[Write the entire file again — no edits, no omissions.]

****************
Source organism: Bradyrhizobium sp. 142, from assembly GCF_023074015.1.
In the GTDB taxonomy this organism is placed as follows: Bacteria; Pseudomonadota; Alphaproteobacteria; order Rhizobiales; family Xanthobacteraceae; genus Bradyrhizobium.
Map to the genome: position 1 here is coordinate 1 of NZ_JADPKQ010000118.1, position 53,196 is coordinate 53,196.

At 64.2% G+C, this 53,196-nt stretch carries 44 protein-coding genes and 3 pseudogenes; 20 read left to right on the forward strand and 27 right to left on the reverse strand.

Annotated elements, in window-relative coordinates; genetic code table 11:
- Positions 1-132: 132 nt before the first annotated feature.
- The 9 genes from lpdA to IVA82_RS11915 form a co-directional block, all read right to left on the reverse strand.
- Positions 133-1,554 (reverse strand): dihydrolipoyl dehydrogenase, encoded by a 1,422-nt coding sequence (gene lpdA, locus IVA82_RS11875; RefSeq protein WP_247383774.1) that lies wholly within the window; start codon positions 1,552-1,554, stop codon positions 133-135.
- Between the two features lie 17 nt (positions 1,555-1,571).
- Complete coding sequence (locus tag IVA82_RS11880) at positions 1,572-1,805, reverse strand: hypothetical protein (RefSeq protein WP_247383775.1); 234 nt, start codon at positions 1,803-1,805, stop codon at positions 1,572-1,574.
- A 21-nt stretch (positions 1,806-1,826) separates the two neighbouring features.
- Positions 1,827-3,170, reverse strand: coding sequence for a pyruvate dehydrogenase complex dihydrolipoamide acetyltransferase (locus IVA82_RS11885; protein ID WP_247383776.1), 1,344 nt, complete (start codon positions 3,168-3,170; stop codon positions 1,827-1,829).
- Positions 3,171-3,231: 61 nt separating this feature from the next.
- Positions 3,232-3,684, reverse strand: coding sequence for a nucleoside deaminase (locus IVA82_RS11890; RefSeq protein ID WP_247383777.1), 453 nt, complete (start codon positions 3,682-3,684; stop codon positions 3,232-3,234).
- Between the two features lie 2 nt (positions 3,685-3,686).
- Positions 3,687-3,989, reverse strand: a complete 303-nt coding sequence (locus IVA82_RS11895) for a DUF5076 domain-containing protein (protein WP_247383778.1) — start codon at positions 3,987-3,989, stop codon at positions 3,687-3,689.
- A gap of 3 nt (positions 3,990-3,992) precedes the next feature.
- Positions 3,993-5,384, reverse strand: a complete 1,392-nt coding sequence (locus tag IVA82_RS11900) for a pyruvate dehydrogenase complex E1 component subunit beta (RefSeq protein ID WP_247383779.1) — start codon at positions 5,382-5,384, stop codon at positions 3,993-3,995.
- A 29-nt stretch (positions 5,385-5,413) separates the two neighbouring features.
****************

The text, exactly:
Source organism: Bradyrhizobium sp. 142, from assembly GCF_023074015.1.
In the GTDB taxonomy this organism is placed as follows: Bacteria; Pseudomonadota; Alphaproteobacteria; order Rhizobiales; family Xanthobacteraceae; genus Bradyrhizobium.
Map to the genome: position 1 here is coordinate 1 of NZ_JADPKQ010000118.1, position 53,196 is coordinate 53,196.

At 64.2% G+C, this 53,196-nt stretch carries 44 protein-coding genes and 3 pseudogenes; 20 read left to right on the forward strand and 27 right to left on the reverse strand.

Annotated elements, in window-relative coordinates; genetic code table 11:
- Positions 1-132: 132 nt before the first annotated feature.
- The 9 genes from lpdA to IVA82_RS11915 form a co-directional block, all read right to left on the reverse strand.
- Positions 133-1,554 (reverse strand): dihydrolipoyl dehydrogenase, encoded by a 1,422-nt coding sequence (gene lpdA, locus IVA82_RS11875; RefSeq protein WP_247383774.1) that lies wholly within the window; start codon positions 1,552-1,554, stop codon positions 133-135.
- Between the two features lie 17 nt (positions 1,555-1,571).
- Complete coding sequence (locus tag IVA82_RS11880) at positions 1,572-1,805, reverse strand: hypothetical protein (RefSeq protein WP_247383775.1); 234 nt, start codon at positions 1,803-1,805, stop codon at positions 1,572-1,574.
- A 21-nt stretch (positions 1,806-1,826) separates the two neighbouring features.
- Positions 1,827-3,170, reverse strand: coding sequence for a pyruvate dehydrogenase complex dihydrolipoamide acetyltransferase (locus IVA82_RS11885; protein ID WP_247383776.1), 1,344 nt, complete (start codon positions 3,168-3,170; stop codon positions 1,827-1,829).
- Positions 3,171-3,231: 61 nt separating this feature from the next.
- Positions 3,232-3,684, reverse strand: coding sequence for a nucleoside deaminase (locus IVA82_RS11890; RefSeq protein ID WP_247383777.1), 453 nt, complete (start codon positions 3,682-3,684; stop codon positions 3,232-3,234).
- Between the two features lie 2 nt (positions 3,685-3,686).
- Positions 3,687-3,989, reverse strand: a complete 303-nt coding sequence (locus IVA82_RS11895) for a DUF5076 domain-containing protein (protein WP_247383778.1) — start codon at positions 3,987-3,989, stop codon at positions 3,687-3,689.
- A gap of 3 nt (positions 3,990-3,992) precedes the next feature.
- Positions 3,993-5,384, reverse strand: a complete 1,392-nt coding sequence (locus tag IVA82_RS11900) for a pyruvate dehydrogenase complex E1 component subunit beta (RefSeq protein ID WP_247383779.1) — start codon at positions 5,382-5,384, stop codon at positions 3,993-3,995.
- A 29-nt stretch (positions 5,385-5,413) separates the two neighbouring features.